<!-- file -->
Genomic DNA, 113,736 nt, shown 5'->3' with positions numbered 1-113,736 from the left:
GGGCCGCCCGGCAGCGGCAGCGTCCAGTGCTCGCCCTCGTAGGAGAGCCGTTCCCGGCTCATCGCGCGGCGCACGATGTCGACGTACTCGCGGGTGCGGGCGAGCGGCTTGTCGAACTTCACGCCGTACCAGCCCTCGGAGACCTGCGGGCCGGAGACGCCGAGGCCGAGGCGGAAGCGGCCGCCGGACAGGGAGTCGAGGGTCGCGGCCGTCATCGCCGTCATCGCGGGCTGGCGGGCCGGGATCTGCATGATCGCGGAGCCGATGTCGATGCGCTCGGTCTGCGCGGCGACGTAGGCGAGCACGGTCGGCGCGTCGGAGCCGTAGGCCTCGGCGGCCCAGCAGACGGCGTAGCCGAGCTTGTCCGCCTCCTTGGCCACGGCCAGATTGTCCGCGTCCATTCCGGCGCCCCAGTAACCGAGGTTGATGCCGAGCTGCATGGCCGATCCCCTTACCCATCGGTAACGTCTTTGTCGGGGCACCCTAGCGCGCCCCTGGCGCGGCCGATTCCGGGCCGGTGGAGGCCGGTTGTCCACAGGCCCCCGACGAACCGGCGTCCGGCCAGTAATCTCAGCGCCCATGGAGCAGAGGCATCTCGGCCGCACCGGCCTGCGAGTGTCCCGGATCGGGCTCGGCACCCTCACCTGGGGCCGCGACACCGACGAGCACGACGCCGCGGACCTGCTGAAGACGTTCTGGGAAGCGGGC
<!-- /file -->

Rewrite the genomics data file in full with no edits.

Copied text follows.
Genomic DNA, 113,736 nt, shown 5'->3' with positions numbered 1-113,736 from the left:
GGGCCGCCCGGCAGCGGCAGCGTCCAGTGCTCGCCCTCGTAGGAGAGCCGTTCCCGGCTCATCGCGCGGCGCACGATGTCGACGTACTCGCGGGTGCGGGCGAGCGGCTTGTCGAACTTCACGCCGTACCAGCCCTCGGAGACCTGCGGGCCGGAGACGCCGAGGCCGAGGCGGAAGCGGCCGCCGGACAGGGAGTCGAGGGTCGCGGCCGTCATCGCCGTCATCGCGGGCTGGCGGGCCGGGATCTGCATGATCGCGGAGCCGATGTCGATGCGCTCGGTCTGCGCGGCGACGTAGGCGAGCACGGTCGGCGCGTCGGAGCCGTAGGCCTCGGCGGCCCAGCAGACGGCGTAGCCGAGCTTGTCCGCCTCCTTGGCCACGGCCAGATTGTCCGCGTCCATTCCGGCGCCCCAGTAACCGAGGTTGATGCCGAGCTGCATGGCCGATCCCCTTACCCATCGGTAACGTCTTTGTCGGGGCACCCTAGCGCGCCCCTGGCGCGGCCGATTCCGGGCCGGTGGAGGCCGGTTGTCCACAGGCCCCCGACGAACCGGCGTCCGGCCAGTAATCTCAGCGCCCATGGAGCAGAGGCATCTCGGCCGCACCGGCCTGCGAGTGTCCCGGATCGGGCTCGGCACCCTCACCTGGGGCCGCGACACCGACGAGCACGACGCCGCGGACCTGCTGAAGACGTTCTGGGAAGCGGGC